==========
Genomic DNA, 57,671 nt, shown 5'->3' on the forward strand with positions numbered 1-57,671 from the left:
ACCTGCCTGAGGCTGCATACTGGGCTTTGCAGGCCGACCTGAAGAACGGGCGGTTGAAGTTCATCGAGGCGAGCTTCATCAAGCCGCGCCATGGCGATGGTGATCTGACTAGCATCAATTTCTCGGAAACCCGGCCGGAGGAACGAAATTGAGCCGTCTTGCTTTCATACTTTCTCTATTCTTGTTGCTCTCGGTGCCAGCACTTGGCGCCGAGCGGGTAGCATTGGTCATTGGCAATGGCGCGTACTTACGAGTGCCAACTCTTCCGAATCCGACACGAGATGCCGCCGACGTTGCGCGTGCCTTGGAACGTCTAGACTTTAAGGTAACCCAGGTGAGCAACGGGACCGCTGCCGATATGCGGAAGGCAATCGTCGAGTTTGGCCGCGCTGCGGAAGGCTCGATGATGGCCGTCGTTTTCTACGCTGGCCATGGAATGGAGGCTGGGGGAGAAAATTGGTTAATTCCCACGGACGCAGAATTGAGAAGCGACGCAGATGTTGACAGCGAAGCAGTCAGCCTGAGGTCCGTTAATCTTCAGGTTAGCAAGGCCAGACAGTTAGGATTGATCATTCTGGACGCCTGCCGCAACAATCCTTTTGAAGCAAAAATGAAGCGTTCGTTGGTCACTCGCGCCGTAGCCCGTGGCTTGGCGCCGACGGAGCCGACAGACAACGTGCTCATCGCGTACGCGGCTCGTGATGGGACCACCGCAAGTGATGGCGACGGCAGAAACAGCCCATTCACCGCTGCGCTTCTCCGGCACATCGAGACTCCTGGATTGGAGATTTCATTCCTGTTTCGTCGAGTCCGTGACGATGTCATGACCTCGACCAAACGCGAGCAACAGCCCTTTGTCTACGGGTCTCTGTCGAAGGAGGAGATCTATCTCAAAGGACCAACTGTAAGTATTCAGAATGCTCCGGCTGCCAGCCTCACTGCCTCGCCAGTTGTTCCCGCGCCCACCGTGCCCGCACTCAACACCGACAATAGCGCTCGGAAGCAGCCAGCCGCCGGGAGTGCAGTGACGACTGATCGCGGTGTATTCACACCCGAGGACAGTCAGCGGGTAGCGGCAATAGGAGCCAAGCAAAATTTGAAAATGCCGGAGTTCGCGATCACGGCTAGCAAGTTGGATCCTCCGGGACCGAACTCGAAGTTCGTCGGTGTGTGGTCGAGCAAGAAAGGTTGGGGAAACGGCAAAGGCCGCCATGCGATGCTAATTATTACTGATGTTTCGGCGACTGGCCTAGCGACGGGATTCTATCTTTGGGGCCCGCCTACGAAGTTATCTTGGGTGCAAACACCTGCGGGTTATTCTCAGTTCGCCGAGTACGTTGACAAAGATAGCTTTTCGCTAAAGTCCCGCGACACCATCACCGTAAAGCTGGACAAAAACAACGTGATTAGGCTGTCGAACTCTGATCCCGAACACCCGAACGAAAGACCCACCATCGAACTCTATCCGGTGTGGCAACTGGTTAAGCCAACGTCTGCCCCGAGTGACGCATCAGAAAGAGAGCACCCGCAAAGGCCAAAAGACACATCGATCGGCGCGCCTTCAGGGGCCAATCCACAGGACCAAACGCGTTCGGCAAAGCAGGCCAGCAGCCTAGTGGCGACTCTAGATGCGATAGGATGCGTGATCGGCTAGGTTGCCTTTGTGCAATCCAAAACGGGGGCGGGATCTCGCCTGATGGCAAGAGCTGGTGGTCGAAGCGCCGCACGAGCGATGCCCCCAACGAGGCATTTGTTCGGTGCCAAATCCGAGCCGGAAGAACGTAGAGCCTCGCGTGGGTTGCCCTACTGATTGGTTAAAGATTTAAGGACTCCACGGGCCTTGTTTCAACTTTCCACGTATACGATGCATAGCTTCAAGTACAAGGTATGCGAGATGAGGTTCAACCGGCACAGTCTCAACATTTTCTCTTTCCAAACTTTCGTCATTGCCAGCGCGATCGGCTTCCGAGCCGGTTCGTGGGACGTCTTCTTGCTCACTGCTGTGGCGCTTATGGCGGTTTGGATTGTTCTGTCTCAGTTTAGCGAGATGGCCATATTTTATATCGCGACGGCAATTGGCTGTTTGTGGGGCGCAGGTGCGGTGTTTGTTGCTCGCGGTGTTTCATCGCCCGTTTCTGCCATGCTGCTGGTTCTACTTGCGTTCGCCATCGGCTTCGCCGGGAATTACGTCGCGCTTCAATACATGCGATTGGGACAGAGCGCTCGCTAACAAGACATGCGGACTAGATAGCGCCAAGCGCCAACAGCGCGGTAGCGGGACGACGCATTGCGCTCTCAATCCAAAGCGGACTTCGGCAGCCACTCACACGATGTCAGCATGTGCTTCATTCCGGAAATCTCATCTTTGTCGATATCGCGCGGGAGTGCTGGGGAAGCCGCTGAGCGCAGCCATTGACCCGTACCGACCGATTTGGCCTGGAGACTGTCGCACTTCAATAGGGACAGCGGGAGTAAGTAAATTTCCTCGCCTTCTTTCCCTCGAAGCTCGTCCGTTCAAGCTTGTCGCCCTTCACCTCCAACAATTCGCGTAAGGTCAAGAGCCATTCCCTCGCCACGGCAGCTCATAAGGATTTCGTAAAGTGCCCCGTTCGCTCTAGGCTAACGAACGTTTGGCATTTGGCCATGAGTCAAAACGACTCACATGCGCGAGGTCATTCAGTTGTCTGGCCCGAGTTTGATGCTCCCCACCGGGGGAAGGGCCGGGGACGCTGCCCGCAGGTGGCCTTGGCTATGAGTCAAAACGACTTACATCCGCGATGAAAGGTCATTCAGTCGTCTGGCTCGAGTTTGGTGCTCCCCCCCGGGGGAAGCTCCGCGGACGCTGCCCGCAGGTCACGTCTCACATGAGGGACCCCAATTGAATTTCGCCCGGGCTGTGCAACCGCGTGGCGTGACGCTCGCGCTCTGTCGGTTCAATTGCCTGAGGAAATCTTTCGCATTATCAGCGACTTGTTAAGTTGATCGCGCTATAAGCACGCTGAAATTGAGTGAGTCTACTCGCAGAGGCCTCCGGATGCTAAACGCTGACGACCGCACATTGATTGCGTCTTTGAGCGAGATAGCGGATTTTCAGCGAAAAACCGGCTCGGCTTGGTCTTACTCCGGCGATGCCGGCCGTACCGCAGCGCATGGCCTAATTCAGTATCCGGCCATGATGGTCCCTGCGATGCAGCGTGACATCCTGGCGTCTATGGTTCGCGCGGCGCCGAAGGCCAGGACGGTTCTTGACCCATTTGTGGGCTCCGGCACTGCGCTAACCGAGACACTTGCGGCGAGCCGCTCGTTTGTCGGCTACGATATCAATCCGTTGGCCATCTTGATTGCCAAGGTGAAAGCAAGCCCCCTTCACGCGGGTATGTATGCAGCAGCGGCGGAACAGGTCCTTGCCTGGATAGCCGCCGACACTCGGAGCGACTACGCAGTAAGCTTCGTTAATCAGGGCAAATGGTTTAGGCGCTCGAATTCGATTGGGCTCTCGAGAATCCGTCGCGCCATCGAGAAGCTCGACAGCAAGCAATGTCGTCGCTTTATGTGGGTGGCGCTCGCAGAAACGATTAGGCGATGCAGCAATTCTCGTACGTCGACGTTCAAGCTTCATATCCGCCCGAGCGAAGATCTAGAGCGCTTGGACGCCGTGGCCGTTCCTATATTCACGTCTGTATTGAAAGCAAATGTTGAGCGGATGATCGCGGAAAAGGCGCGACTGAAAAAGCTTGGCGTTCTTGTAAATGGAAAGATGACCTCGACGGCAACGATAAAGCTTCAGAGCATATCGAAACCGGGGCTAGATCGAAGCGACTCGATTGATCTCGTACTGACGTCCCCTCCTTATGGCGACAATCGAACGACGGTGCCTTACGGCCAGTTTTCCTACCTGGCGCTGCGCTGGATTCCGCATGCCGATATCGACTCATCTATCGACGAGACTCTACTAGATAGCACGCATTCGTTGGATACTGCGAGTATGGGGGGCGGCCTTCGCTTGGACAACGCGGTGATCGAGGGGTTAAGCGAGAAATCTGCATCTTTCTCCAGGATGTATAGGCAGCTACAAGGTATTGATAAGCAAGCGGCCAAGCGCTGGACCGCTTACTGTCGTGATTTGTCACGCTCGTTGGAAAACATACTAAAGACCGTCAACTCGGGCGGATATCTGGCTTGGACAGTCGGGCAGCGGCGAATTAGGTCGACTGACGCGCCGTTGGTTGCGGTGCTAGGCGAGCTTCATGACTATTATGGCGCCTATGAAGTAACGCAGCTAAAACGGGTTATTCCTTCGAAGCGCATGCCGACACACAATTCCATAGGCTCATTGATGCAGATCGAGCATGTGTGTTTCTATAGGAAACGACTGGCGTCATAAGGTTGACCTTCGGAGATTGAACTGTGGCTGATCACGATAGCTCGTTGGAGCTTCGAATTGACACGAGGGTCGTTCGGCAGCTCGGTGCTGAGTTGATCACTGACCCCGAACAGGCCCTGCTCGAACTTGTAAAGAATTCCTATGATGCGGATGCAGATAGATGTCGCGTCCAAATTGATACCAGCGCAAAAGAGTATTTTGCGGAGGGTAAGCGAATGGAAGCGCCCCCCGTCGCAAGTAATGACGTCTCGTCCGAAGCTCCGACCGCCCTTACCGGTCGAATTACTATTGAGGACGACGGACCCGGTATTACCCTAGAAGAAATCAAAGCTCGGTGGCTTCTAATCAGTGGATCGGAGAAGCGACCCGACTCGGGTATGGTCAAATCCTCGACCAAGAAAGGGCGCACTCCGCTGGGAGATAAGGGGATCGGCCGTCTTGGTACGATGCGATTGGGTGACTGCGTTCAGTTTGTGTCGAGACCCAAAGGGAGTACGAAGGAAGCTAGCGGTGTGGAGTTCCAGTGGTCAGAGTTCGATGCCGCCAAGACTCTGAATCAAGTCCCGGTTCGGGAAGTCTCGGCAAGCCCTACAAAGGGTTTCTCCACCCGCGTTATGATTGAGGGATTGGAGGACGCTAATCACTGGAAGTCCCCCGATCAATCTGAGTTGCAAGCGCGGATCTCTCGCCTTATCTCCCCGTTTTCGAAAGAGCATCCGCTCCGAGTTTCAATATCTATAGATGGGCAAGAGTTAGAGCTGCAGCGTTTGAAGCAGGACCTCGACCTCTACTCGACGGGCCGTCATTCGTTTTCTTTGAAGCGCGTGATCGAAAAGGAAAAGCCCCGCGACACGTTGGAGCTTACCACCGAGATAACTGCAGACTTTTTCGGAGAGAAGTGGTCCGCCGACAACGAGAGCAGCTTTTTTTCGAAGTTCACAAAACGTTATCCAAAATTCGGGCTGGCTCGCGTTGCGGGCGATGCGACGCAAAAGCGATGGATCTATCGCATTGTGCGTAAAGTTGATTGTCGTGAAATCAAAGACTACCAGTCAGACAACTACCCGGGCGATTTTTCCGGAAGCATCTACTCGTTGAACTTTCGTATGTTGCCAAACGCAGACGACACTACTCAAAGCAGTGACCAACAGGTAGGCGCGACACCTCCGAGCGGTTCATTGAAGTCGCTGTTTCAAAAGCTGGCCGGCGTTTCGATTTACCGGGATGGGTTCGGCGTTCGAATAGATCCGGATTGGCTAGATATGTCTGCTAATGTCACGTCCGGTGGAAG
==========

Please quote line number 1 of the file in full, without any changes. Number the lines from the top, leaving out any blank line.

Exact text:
Genomic DNA, 57,671 nt, shown 5'->3' on the forward strand with positions numbered 1-57,671 from the left: